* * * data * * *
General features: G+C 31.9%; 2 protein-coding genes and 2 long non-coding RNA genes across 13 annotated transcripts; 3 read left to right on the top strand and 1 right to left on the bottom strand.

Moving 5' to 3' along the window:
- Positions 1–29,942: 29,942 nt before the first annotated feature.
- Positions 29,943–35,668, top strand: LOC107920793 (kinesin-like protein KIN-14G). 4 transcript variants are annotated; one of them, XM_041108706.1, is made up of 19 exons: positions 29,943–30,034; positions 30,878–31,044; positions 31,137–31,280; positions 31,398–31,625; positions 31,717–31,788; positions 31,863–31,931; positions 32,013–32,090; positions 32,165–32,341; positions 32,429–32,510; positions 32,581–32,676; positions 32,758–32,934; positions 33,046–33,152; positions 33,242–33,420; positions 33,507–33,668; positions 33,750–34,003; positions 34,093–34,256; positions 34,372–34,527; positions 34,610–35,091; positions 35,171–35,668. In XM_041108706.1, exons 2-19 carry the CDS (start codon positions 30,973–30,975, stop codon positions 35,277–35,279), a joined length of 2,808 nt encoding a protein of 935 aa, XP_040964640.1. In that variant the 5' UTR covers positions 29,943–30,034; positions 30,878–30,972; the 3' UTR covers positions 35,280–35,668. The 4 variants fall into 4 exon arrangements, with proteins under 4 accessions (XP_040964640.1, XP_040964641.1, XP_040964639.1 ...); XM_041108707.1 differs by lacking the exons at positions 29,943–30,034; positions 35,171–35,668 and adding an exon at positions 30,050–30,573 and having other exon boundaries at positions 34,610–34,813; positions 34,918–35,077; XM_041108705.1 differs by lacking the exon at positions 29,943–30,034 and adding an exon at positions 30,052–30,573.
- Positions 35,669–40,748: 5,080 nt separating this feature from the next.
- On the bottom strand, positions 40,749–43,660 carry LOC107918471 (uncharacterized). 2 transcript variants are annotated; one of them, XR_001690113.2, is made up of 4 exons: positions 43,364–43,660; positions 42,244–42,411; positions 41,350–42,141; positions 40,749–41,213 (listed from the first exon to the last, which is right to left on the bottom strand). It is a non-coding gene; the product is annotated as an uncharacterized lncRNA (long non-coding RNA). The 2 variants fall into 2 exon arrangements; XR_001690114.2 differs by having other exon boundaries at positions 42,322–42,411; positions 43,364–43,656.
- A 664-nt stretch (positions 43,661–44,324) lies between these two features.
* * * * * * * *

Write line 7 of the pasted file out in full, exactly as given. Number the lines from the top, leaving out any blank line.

- A 664-nt stretch (positions 43,661–44,324) lies between these two features.